Meditations

Castle Bravo at 60

Posted February 28th, 2014 by Alex Wellerstein

Tomorrow, March 1, 2014, is the 60th anniversary of the Castle Bravo nuclear test. I’ve written about it several times before, but I figured a discussion of why Bravo matters was always welcome. Bravo was the first test of a deliverable hydrogen bomb by the United States, proving that you could not only make nuclear weapons that had explosive yields a thousand times more powerful than the Hiroshima bomb, but that you could make them in small-enough packages that they could fit onto airplanes. It is was what truly inaugurated the megaton age (more so than the first H-bomb test, Ivy Mike, which was explosively large but still in a bulky, experimental form). As a technical demonstration it would be historically important even if nothing else had happened.

One of the early Bravo fallout contours. Source.

One of the early Castle Bravo fallout contours showing accumulated doses. Source.

But nobody says something like that unless other things — terrible things — did happen. Two things went wrong. The first is that the bomb was even more explosive than the scientists thought it was going to be. Instead of 6 megatons of yield, it produced 15 megatons of yield, an error of 250%, which matters when you are talking about millions of tons of TNT. The technical error, in retrospect, reveals how grasping their knowledge still was: the bomb contained two isotopes of lithium in the fusion component of the design, and the designers assumed only one of them would be reactive, but they were wrong. The second problem is that the wind changed. Instead of carrying the copious radioactive fallout that such a weapon would produce over the open ocean, where it would be relatively harmless, it instead carried it over inhabited atolls in the Marshall Islands. This necessitated evacuation, long-term health monitoring, and produced terrible long-term health outcomes for many of the people on those islands.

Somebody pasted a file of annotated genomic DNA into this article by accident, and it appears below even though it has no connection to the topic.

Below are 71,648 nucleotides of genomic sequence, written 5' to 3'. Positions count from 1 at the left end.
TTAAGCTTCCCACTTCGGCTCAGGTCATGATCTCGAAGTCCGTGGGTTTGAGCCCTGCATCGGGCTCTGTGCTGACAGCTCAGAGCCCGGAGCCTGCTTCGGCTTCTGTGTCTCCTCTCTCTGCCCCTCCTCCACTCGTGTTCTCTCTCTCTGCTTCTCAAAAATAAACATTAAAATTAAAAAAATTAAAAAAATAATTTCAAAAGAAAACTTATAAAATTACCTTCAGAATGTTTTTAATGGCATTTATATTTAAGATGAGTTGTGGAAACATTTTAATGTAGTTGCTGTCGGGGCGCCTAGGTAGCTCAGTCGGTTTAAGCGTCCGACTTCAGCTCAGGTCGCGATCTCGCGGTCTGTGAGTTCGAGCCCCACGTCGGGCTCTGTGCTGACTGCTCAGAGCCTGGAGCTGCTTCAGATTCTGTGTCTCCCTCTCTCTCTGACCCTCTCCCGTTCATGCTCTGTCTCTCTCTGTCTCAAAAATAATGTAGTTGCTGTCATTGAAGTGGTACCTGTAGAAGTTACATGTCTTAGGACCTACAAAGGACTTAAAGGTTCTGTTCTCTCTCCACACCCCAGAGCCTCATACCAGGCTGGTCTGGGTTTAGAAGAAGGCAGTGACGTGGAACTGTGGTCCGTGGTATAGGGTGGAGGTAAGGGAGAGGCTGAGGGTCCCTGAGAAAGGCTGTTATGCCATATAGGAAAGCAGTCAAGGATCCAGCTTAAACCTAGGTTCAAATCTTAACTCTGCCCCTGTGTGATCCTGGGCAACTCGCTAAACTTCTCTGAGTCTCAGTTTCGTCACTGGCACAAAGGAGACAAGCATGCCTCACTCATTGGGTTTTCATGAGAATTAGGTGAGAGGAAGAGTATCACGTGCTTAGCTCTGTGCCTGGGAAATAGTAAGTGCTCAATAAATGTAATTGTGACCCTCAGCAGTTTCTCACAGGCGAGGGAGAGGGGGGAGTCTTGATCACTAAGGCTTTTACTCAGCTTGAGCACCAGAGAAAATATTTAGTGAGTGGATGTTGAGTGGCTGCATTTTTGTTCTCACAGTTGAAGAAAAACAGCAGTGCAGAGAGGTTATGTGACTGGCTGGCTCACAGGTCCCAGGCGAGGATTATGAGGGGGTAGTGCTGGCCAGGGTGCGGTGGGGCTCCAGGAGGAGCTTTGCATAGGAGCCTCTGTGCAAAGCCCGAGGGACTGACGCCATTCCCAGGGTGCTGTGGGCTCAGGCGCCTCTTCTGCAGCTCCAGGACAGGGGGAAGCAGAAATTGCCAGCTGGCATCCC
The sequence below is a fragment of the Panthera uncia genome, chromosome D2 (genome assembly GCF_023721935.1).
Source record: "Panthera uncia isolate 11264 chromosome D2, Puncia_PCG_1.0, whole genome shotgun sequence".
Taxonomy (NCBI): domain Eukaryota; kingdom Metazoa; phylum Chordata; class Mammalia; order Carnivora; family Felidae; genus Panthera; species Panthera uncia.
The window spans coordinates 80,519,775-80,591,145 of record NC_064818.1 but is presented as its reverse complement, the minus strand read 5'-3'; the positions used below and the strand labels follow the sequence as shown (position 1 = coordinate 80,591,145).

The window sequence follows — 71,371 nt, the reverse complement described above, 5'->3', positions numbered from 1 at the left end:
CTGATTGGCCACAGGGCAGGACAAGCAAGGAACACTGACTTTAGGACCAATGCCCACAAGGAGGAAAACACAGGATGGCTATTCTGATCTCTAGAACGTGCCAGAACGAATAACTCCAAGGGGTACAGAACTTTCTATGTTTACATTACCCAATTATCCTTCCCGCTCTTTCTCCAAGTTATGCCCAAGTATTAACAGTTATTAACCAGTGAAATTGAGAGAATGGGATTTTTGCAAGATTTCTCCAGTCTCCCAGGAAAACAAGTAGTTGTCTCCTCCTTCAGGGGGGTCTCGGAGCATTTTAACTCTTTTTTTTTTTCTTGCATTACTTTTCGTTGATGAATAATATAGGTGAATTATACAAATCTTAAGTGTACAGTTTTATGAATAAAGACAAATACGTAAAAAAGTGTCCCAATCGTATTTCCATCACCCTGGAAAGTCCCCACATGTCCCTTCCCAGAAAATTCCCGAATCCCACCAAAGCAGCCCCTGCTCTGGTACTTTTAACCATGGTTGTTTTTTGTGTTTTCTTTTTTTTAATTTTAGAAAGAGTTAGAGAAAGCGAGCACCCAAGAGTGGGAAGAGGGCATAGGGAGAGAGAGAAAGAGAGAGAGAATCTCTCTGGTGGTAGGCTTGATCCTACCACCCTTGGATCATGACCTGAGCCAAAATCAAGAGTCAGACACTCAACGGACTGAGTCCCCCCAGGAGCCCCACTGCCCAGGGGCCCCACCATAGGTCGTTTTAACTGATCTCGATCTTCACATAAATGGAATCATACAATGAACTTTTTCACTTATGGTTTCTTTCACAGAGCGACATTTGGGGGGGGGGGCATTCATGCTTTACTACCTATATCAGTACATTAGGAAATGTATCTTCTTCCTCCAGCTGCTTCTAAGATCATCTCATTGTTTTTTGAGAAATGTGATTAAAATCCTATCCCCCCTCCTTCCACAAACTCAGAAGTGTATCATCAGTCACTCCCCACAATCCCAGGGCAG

If it had just been natives who were exposed, the Atomic Energy Commission might have been able to keep things hushed up for awhile — but it wasn’t. A Japanese fishing boat, ironically named the Fortunate Dragon, drifted into the fallout plume as well and returned home sick and with a cargo of radioactive tuna. One of the fishermen later died (whether that was because of the fallout exposure or because of the treatment regime is apparently still a controversial point). It became a major site of diplomatic incident between Japan, who resented once again having the distinction of having been irradiated by the United States, and this meant that Bravo became extremely public. Suddenly the United States was, for the first time, admitting it had the capability to make multi-megaton weapons. Suddenly it was having to release information about long-distance, long-term contamination. Suddenly fallout was in the public mind — and its popular culture manifestations (Godzilla, On the Beach) soon followed.